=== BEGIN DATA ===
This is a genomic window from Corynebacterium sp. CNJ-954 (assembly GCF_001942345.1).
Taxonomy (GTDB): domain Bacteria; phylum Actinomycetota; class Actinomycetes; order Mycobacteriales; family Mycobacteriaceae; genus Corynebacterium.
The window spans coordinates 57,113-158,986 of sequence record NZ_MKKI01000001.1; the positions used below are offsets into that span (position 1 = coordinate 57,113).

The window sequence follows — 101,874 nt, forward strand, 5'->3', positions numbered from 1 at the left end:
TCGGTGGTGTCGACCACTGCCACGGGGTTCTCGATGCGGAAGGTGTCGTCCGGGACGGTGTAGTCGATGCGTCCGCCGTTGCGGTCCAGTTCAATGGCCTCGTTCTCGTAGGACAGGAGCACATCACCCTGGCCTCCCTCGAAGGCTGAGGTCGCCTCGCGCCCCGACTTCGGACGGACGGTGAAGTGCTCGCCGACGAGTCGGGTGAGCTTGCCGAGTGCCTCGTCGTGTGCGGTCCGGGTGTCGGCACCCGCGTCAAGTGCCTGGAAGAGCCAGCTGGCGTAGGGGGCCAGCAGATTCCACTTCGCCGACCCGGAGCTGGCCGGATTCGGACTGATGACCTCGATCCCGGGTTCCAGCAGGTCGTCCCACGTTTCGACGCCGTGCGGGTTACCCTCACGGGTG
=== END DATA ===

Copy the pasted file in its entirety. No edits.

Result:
This is a genomic window from Corynebacterium sp. CNJ-954 (assembly GCF_001942345.1).
Taxonomy (GTDB): domain Bacteria; phylum Actinomycetota; class Actinomycetes; order Mycobacteriales; family Mycobacteriaceae; genus Corynebacterium.
The window spans coordinates 57,113-158,986 of sequence record NZ_MKKI01000001.1; the positions used below are offsets into that span (position 1 = coordinate 57,113).

The window sequence follows — 101,874 nt, forward strand, 5'->3', positions numbered from 1 at the left end:
TCGGTGGTGTCGACCACTGCCACGGGGTTCTCGATGCGGAAGGTGTCGTCCGGGACGGTGTAGTCGATGCGTCCGCCGTTGCGGTCCAGTTCAATGGCCTCGTTCTCGTAGGACAGGAGCACATCACCCTGGCCTCCCTCGAAGGCTGAGGTCGCCTCGCGCCCCGACTTCGGACGGACGGTGAAGTGCTCGCCGACGAGTCGGGTGAGCTTGCCGAGTGCCTCGTCGTGTGCGGTCCGGGTGTCGGCACCCGCGTCAAGTGCCTGGAAGAGCCAGCTGGCGTAGGGGGCCAGCAGATTCCACTTCGCCGACCCGGAGCTGGCCGGATTCGGACTGATGACCTCGATCCCGGGTTCCAGCAGGTCGTCCCACGTTTCGACGCCGTGCGGGTTACCCTCACGGGTG